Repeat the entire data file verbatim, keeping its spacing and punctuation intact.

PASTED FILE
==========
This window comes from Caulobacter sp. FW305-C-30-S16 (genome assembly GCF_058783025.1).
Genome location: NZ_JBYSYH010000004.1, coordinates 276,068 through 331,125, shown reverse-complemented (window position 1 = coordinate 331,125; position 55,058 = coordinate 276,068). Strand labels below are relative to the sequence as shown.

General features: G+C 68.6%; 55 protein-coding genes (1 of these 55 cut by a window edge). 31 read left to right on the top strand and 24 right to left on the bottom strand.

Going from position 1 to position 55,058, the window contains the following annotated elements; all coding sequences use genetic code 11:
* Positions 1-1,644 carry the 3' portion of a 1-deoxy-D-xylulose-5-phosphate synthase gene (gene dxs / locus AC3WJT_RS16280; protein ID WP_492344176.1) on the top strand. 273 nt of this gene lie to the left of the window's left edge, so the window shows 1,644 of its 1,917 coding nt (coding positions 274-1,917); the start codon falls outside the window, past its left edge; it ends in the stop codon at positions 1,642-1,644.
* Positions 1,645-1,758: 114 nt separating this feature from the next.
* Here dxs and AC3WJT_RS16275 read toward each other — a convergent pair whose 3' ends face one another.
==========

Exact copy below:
This window comes from Caulobacter sp. FW305-C-30-S16 (genome assembly GCF_058783025.1).
Genome location: NZ_JBYSYH010000004.1, coordinates 276,068 through 331,125, shown reverse-complemented (window position 1 = coordinate 331,125; position 55,058 = coordinate 276,068). Strand labels below are relative to the sequence as shown.

General features: G+C 68.6%; 55 protein-coding genes (1 of these 55 cut by a window edge). 31 read left to right on the top strand and 24 right to left on the bottom strand.

Going from position 1 to position 55,058, the window contains the following annotated elements; all coding sequences use genetic code 11:
* Positions 1-1,644 carry the 3' portion of a 1-deoxy-D-xylulose-5-phosphate synthase gene (gene dxs / locus AC3WJT_RS16280; protein ID WP_492344176.1) on the top strand. 273 nt of this gene lie to the left of the window's left edge, so the window shows 1,644 of its 1,917 coding nt (coding positions 274-1,917); the start codon falls outside the window, past its left edge; it ends in the stop codon at positions 1,642-1,644.
* Positions 1,645-1,758: 114 nt separating this feature from the next.
* Here dxs and AC3WJT_RS16275 read toward each other — a convergent pair whose 3' ends face one another.